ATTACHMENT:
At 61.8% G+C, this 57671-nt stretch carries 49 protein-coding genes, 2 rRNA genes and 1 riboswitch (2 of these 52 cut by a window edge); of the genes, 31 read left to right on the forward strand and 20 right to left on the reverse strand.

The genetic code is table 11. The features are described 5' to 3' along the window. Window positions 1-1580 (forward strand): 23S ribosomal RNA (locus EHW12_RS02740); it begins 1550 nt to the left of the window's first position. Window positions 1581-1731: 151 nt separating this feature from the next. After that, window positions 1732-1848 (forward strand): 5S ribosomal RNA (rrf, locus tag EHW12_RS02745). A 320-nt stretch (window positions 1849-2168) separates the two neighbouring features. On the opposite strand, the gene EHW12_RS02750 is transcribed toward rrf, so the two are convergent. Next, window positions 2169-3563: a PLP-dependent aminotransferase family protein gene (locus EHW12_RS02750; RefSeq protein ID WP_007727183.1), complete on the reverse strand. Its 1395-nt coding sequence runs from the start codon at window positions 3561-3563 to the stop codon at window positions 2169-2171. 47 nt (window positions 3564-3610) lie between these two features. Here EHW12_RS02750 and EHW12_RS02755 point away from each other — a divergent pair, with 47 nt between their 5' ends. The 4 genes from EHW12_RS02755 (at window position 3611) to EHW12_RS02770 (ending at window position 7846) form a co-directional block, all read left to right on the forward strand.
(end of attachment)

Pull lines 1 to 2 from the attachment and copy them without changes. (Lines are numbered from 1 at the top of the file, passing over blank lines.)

At 61.8% G+C, this 57671-nt stretch carries 49 protein-coding genes, 2 rRNA genes and 1 riboswitch (2 of these 52 cut by a window edge); of the genes, 31 read left to right on the forward strand and 20 right to left on the reverse strand.

The genetic code is table 11. The features are described 5' to 3' along the window. Window positions 1-1580 (forward strand): 23S ribosomal RNA (locus EHW12_RS02740); it begins 1550 nt to the left of the window's first position. Window positions 1581-1731: 151 nt separating this feature from the next. After that, window positions 1732-1848 (forward strand): 5S ribosomal RNA (rrf, locus tag EHW12_RS02745). A 320-nt stretch (window positions 1849-2168) separates the two neighbouring features. On the opposite strand, the gene EHW12_RS02750 is transcribed toward rrf, so the two are convergent. Next, window positions 2169-3563: a PLP-dependent aminotransferase family protein gene (locus EHW12_RS02750; RefSeq protein ID WP_007727183.1), complete on the reverse strand. Its 1395-nt coding sequence runs from the start codon at window positions 3561-3563 to the stop codon at window positions 2169-2171. 47 nt (window positions 3564-3610) lie between these two features. Here EHW12_RS02750 and EHW12_RS02755 point away from each other — a divergent pair, with 47 nt between their 5' ends. The 4 genes from EHW12_RS02755 (at window position 3611) to EHW12_RS02770 (ending at window position 7846) form a co-directional block, all read left to right on the forward strand.